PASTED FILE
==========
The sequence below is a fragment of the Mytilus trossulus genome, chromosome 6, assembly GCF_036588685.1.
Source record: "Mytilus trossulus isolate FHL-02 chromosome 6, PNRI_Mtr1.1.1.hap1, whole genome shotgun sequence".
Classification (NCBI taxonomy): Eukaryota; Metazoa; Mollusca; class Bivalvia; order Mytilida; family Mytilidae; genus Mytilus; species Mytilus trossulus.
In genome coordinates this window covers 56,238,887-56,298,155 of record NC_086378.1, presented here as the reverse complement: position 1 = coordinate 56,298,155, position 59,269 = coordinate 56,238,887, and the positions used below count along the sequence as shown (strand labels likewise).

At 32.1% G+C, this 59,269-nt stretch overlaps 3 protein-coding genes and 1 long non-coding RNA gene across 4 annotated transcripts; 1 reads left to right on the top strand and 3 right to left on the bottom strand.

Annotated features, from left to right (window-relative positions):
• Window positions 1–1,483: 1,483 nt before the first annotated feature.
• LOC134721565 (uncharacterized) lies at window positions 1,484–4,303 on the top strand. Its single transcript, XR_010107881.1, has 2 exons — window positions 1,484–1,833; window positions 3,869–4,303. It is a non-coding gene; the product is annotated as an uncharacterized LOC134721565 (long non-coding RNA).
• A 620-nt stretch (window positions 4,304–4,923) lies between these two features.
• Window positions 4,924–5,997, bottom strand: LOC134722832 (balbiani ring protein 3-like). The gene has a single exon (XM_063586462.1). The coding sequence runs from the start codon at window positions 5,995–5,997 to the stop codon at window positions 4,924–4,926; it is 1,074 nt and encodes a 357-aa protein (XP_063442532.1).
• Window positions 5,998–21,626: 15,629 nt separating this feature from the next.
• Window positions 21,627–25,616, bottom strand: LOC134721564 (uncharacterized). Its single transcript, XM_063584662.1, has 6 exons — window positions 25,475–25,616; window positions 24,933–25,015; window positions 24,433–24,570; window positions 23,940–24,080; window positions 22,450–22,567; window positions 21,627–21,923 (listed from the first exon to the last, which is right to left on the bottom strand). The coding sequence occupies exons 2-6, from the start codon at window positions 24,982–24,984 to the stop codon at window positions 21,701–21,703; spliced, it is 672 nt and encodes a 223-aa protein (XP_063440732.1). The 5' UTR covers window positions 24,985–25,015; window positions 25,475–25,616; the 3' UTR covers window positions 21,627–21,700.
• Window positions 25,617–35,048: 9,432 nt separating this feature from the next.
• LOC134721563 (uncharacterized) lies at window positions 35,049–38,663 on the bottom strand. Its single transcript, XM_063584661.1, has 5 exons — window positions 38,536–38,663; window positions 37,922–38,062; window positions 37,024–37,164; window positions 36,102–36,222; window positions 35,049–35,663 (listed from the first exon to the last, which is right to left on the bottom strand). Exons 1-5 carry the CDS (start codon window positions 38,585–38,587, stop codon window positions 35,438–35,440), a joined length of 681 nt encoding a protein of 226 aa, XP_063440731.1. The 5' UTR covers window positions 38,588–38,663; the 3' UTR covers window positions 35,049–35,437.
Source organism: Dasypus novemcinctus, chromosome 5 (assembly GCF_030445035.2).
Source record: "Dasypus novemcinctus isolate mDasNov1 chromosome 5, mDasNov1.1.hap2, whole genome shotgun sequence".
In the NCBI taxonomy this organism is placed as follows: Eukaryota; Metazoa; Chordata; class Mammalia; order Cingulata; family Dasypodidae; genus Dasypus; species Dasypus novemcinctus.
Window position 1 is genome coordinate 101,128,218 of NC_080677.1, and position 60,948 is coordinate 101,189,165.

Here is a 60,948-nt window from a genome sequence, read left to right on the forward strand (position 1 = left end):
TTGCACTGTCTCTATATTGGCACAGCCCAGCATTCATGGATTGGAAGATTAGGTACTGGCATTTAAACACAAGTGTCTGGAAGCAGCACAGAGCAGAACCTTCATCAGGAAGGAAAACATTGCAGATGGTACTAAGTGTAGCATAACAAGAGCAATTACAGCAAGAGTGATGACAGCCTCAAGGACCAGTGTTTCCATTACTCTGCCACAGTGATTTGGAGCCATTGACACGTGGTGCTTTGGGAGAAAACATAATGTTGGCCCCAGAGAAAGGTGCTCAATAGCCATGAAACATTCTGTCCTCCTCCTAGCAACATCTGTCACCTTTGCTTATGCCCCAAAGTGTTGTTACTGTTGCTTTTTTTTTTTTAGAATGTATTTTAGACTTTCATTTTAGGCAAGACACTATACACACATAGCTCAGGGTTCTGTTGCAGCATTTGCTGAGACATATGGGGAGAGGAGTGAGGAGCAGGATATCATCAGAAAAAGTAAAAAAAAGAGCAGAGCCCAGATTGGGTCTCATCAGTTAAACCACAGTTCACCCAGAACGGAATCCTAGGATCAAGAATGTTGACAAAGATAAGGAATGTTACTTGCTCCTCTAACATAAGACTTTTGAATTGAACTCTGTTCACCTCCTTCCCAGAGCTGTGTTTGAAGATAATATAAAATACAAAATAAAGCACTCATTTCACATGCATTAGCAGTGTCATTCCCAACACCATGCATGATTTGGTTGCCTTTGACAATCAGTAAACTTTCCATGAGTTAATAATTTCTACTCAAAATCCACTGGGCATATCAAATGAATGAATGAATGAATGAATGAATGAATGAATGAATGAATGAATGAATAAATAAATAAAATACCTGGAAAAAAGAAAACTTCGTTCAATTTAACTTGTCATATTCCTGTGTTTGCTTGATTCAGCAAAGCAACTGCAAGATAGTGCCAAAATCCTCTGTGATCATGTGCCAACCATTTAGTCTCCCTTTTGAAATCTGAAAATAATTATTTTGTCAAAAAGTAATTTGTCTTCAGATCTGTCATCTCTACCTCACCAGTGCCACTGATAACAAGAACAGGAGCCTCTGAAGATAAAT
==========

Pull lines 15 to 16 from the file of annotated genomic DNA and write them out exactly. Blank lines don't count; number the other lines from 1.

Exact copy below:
Source organism: Dasypus novemcinctus, chromosome 5 (assembly GCF_030445035.2).
Source record: "Dasypus novemcinctus isolate mDasNov1 chromosome 5, mDasNov1.1.hap2, whole genome shotgun sequence".